How to keep your December energy bill in check

Posted on Nov 25 2022 in Energy
Christmas Tree in living room

By Jordy Smith

It’s the most wonderful time of the year… until you get December’s utility bill. What happened?

Consider this: More family members are home from work or school, colder temperatures require more heat, there’s lots of cooking for work and family get-togethers and last, but not least, holiday decorations are shining brightly.

When you consider the rising utility prices this year, your bills can send your holiday bonus up the chimney faster than Kris Kringle. However, there are some ways to be more efficient and keep the costs of holiday cheer to a minimum.

Light the way

Start by getting rid of those old incandescent bulbs and replacing them with LED lights. While LEDs are more expensive to buy, they’ll improve your energy efficiency by 70 to 85%. Plus, LED lights are brighter and will last nearly 50 times longer than traditional lights. You can even connect 24 strings of LED lights to a single wall socket without overloading it, and the lights stay cool, reducing the fire hazard.

While you’re at it, put those lights on a timer. You won’t have to remember to turn them on or off and the timer will allow them to be on during the hours when people can look at them instead of just putting on a light show for neighborhood wildlife.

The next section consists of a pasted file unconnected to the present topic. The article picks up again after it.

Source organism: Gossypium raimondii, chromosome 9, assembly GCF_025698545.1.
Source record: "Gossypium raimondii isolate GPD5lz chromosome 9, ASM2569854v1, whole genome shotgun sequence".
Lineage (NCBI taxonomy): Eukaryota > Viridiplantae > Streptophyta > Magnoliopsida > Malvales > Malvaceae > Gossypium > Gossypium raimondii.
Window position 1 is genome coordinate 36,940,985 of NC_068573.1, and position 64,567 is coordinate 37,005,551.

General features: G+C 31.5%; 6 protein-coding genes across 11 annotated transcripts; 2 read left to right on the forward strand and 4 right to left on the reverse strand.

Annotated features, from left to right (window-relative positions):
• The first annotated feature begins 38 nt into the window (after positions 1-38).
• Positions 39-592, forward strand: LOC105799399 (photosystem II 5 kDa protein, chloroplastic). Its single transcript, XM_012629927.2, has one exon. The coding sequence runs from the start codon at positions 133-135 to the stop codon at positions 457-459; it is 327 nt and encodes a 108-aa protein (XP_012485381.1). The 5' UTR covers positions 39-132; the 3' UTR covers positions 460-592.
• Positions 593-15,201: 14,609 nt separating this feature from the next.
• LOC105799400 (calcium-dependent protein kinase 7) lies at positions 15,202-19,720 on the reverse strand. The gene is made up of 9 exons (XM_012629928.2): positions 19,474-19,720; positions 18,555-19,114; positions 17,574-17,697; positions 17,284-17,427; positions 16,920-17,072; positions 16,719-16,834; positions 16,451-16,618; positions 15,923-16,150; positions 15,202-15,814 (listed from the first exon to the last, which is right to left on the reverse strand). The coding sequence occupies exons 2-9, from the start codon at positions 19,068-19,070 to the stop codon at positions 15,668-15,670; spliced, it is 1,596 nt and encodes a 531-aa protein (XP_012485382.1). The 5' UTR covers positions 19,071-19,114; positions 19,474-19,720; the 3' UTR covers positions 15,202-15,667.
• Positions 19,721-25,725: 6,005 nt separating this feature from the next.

Decorating differently

While light shows grab all the attention, there are other ways to celebrate the holidays. Reflective ornaments, garland and tinsel can create sparkles of their own. Use sleigh bells and wreaths to get everyone in the spirit, and employ the kids to create unique decorations — trees, candy canes, reindeer and more.

If things aren’t quite bright enough, some strategically and safely placed candles can also help do the trick.

By the way, inflatable yard decorations are among the holiday’s largest energy consumers.

Cooking smarter

There are plenty of ways to cook up savings in the kitchen during the holidays.

First, cook multiple dishes at the same time when possible.

Second, the oven isn’t the only device to use. A microwave is much more energy efficient, as are slow cookers and pressure cookers. If you do have to use the oven, open the door as few times as possible to prevent heat loss.

The same is true with the refrigerator, as limiting the number of times the door is opened and closed will save money.

When all is said and done, remember to completely fill up the dishwasher to maximize the load and, if possible, allow the dishes to air dry rather than using the dishwasher’s heat setting.

JORDY SMITH is the energy advisor at South Central Indiana REMC in Martinsville, Indiana